Contributions to Mineralogy and Petrology

, Volume 153, Issue 3, pp 339–353 | Cite as

Magmatic graphite in dolomite carbonatite at Pogranichnoe, North Transbaikalia, Russia

  • A. G. Doroshkevich
  • F. WallEmail author
  • G. S. Ripp
Original Paper


A recently discovered dolomite carbonatite at Pogranichnoe, North Transbaikalia, Russia, dated at 624 ± 3 Ma, contains xenoliths of calcite-bearing dolomite carbonatite with graphite spherulites. Apatite and aegirine are the other rock-forming minerals. Chemically the carbonatites are ferrocarbonatite and ferruginous calciocarbonatite. The graphite forms <1 mm up to 1.5 mm diameter spherulites, with Raman spectra similar to published spectra of microcrystalline, amorphous carbon and disordered graphite, with G and D bands at 1,580−1,600 cm−1 and at around 1,350 cm−1. Alteration has formed Fe-bearing calcite to Ca-bearing siderite compositions not previously reported in nature around the graphite along cracks and fractures. Mineral and stable isotope geothermometers and melt inclusion measurements for the carbonatite all give temperatures of 700°–900°. It is concluded that the graphite precipitated from the ferrocarbonatite magma. There are three candidates to control the precipitation of graphite (a) a redox reaction with FeII in the magma, (b) potential presence of organics in the magma (c) seeding of, or dissolution in, the magma of graphite/diamond from the mantle, and further work is required to identify the most important mechanism(s). Graphite in carbonatite is rare, with no substantial published accounts since the 1960s but graphite at other localities seems also to have precipitated from carbonatite magma. The precipitation of reduced carbon from carbonatite provides further evidence that diamond formation in carbonate melts at high mantle pressures is feasible.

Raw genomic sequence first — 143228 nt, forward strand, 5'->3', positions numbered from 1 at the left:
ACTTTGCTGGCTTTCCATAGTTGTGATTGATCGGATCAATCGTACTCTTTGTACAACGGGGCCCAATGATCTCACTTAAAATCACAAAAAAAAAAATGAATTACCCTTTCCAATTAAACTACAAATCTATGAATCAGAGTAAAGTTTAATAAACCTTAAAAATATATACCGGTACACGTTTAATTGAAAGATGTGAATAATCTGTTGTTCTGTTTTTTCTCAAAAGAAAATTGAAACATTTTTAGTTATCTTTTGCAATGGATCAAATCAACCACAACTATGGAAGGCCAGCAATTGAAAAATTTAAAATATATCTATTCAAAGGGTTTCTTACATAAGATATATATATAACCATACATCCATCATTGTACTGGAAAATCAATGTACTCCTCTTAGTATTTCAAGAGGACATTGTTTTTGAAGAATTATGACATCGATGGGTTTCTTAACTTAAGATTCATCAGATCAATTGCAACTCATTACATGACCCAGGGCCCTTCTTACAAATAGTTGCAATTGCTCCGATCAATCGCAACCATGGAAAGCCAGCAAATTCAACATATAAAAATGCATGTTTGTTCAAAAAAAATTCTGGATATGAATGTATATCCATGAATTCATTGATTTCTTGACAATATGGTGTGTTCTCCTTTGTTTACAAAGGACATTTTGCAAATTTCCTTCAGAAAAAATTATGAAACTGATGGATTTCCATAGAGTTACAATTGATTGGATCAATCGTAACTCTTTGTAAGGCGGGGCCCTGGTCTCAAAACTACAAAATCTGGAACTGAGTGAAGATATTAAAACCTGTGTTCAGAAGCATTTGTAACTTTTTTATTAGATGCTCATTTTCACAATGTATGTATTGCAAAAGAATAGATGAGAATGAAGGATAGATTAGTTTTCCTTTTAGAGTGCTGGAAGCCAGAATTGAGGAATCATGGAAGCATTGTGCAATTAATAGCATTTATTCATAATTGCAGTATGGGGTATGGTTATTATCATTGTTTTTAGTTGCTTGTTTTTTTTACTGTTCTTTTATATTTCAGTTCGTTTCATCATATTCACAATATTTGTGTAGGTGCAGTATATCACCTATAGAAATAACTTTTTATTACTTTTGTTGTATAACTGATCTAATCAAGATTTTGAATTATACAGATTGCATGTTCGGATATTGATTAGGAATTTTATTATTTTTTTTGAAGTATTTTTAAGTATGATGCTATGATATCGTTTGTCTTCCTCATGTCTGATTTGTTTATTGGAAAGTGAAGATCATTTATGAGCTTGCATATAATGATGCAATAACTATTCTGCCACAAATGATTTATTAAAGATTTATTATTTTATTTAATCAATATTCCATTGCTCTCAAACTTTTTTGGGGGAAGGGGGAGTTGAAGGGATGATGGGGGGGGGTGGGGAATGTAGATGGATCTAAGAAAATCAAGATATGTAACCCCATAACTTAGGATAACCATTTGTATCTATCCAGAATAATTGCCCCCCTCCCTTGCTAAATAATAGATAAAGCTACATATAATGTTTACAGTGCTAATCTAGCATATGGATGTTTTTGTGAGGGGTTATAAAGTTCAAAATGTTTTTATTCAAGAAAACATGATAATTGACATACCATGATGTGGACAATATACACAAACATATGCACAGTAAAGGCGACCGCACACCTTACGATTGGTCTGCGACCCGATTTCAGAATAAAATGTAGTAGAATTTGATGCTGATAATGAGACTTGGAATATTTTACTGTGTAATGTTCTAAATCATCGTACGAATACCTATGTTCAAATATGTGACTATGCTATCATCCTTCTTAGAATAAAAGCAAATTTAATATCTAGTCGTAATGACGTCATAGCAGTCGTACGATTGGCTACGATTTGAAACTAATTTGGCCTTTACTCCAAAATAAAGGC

Dolomite carbonatite Graphite Transbaikalia 



We are grateful to Tony Wighton, John Spratt, Anton Kearsley and Terry Williams for help with analysis at the NHM (UK), Nikolay Karmanov and Sergey Kanakin for help with analysis at the Geological Institute SB RAS (Russia), Professor A.H. Rankin and Ms B. Beeskow for using the laser Raman equipment at Kingston University, UK. Ken Bailey, Alan Woolley, Ilya Veksler are thanked for useful discussions and information. Chris Stanley, Andy Fleet and Polly Hutchison helped to improve the text. Reviews by Keith Bell and an anonymous reviewer much improved the paper. The studies have been carried out with the support of the RFFR (grant 03-05-65270), Russian Science Support Foundation, Fund of Leading Scientific Schools of Russian Federation (NSch-2284.2003), a Royal Society (UK) incoming international short visit and INTAS grant 05-1000008-7938. This paper contributes to the list of ‘CERCAMS’ publications from The Natural History Museum.


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Copyright information

© Springer-Verlag 2006

Authors and Affiliations

  1. 1.Geological Institute SB RASUlan-UdeRussia
  2. 2.Department of MineralogyThe Natural History MuseumLondonUK

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